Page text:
- Is γi negative? If so the seasonal effect is becoming less severe for age group i.

- Does it look like all age groups have the same trend, with γi = γ₀ for all i?

We calculated change in percent difference between 1980 and 2016 by fitting a linear regression to the time series of seasonal differences in mortality within a year. We have reported the percentage point change in seasonality, with p-values, from 1980 to 2016 by age, sex, and cause of death (Figure 13 and respective figure supplements).

- Do all age groups have the same cycle, with αpi = αp0?

We calculated the timing of maximum and minimum mortality using centre of gravity analysis and circular statistics. We have reported the maximum and minimum values by age, sex, and cause of death (Figure 12 and respective figure supplements).

- Does γ vary by region (negative in cold-climate regions)?

We report percent difference in death rates between maximum and minimum months by region (Figure 18 and subsection “Statistical methods"). We have also calculated change in percent difference between 1980 and 2016 by region, shown in Author response image 1 for all-cause mortality, though not included in the main paper which is already dense with inclusion of a large number of results at the national level.

Author response image 1
Percent difference in death rates between the maximum and minimum mortality months for all-cause mortality in 2016 versus 1980 by sex, age group and region.
https://doi.org/10.7554/eLife.35500.052

- Do the cycles, given by the α, vary by region or is a nation-wide cycle sufficient?

We calculated the timing of maximum and minimum mortality using centre of gravity analysis by region as well as nationally. We have reported the maximum and minimum values by age and sex for all-cause death (Figures 14-17 and subsection “Statistical methods").

Therefore, we have successfully answered all the questions posed by the reviewers with our current methods. The wavelet analysis allows greater flexibility when compared to the above model suggested because it does not require assuming only 6- and 12-month periodicity.

We have nonetheless implemented the above approach. We note that some the parameters of this model (e.g., the ρ, γ, and α terms) cannot be interpreted on their own, because the model includes involve interaction terms, for example (γ x α1i). In addition, the interpretation of γ is also dependent on the sign of α, as, for example, a negative value of α with a negative value of γ indicates the percentage difference between maximum and minimum mortality is increasing, whereas a positive value of α with a negative value of γ indicates that the percentage difference between maximum and minimum mortality is decreasing. For these reasons, interpretable results require predicting the outcomes in specific years and not simply the model parameters. We have done so for one of the outcomes presented in the paper, namely percent difference in death rates between maximum and minimum mortality months, with results presented in the table below. Conclusions were similar to those from the existing method.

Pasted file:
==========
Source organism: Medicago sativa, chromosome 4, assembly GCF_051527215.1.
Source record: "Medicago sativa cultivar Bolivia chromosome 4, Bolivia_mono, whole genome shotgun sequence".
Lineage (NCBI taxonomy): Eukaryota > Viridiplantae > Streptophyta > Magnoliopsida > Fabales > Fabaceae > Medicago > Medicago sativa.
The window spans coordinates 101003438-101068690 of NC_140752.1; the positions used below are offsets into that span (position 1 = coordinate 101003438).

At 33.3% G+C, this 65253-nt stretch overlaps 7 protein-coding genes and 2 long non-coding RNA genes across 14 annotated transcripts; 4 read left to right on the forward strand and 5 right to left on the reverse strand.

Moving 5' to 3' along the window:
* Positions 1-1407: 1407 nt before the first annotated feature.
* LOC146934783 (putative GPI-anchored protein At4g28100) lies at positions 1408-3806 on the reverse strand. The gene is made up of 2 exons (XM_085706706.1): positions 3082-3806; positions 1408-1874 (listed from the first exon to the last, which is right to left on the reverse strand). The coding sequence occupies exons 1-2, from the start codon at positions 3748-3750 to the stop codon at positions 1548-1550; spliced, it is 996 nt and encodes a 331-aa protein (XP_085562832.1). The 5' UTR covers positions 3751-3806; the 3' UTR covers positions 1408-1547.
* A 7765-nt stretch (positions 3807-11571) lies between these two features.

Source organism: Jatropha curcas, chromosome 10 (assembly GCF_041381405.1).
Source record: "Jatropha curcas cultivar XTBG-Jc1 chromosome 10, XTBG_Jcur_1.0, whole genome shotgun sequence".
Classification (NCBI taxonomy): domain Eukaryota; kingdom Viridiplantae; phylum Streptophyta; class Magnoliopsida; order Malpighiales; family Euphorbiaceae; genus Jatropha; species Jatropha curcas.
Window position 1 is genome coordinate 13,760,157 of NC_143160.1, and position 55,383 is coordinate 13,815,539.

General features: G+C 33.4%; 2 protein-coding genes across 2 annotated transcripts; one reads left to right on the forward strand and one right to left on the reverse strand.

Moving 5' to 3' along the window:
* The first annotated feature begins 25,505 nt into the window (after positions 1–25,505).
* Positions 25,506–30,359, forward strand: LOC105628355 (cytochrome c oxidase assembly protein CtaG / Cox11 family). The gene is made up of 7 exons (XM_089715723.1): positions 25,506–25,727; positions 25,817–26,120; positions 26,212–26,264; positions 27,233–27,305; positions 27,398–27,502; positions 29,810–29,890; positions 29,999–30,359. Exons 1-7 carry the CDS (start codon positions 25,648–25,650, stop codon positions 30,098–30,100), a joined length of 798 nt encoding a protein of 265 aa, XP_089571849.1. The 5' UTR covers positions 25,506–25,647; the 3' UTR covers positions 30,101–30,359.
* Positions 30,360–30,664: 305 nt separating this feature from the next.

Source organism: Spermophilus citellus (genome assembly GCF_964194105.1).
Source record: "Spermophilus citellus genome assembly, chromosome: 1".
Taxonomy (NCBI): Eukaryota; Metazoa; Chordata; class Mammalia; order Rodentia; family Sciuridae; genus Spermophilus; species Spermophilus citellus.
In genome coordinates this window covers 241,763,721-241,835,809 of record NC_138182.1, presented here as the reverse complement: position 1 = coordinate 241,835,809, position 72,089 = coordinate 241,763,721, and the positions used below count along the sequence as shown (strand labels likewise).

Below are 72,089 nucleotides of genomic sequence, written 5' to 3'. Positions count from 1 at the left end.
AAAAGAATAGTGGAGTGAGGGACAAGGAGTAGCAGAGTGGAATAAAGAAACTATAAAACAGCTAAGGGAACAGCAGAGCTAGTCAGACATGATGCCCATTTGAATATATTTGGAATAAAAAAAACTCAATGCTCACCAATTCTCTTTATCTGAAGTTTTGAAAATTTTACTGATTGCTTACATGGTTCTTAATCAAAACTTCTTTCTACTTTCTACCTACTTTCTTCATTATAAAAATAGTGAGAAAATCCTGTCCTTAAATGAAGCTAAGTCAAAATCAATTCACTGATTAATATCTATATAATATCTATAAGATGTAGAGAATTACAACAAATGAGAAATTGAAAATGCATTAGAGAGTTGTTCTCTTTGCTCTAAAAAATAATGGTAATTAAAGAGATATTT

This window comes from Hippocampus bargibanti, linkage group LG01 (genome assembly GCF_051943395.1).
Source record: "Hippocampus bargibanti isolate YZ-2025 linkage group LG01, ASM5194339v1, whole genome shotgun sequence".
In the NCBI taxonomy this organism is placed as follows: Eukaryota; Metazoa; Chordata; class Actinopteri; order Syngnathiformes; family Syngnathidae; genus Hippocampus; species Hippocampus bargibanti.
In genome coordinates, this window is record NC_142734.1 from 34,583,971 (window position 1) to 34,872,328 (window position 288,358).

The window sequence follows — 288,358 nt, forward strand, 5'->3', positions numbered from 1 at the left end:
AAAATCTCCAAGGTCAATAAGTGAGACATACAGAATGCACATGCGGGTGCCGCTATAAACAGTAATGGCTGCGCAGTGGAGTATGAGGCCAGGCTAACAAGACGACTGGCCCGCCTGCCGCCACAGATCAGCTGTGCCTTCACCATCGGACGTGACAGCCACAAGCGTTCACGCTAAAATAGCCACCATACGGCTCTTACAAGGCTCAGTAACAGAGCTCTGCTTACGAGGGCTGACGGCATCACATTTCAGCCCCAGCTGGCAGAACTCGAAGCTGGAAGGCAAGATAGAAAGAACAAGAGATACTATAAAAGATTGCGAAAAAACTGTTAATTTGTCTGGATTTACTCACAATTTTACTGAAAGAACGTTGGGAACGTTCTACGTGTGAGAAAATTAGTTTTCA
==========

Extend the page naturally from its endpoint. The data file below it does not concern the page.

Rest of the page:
We believe that our current approach has the dual advantage over the proposed method of using a more general and flexible framework and being more easily understandable. We welcome guidance on whether adding this additional method would improve the paper.

SexAge (years)Percent difference 1980Percent difference 2016
Male0-411.96.9
Female0-410.66.9
Male5-1456.219.4
Female5-1426.320.9
Male15-2439.110.8
Female15-2414.92.3
Male25-3417.37
Female25-346.94.3
Male35-444.94
Female35-446.57.1
Male45-5410.97.9
Female45-5411.411.2
Male55-6413.711.7
Female55-6413.113.3
Male65-7417.614.5
Female65-7416.615.4
Male75-8424.320.2
Female75-8424.621.2
Male85+35.225.5
Female85+34.227.6

Author response table 1. Percent difference in death rates between the maximum and minimum mortality months for all-cause mortality in 2016 versus 1980 by sex and age group using the alternative method.

B) The approach is different to a number of those referenced (particularly the standard measure of excess winter deaths). It would be helpful to have some comment on this, particularly the generalisability to other studies. The focus has been on peak months in this analysis, but the standard assessment of excess winter deaths is to compare December to March months to the rest of the year.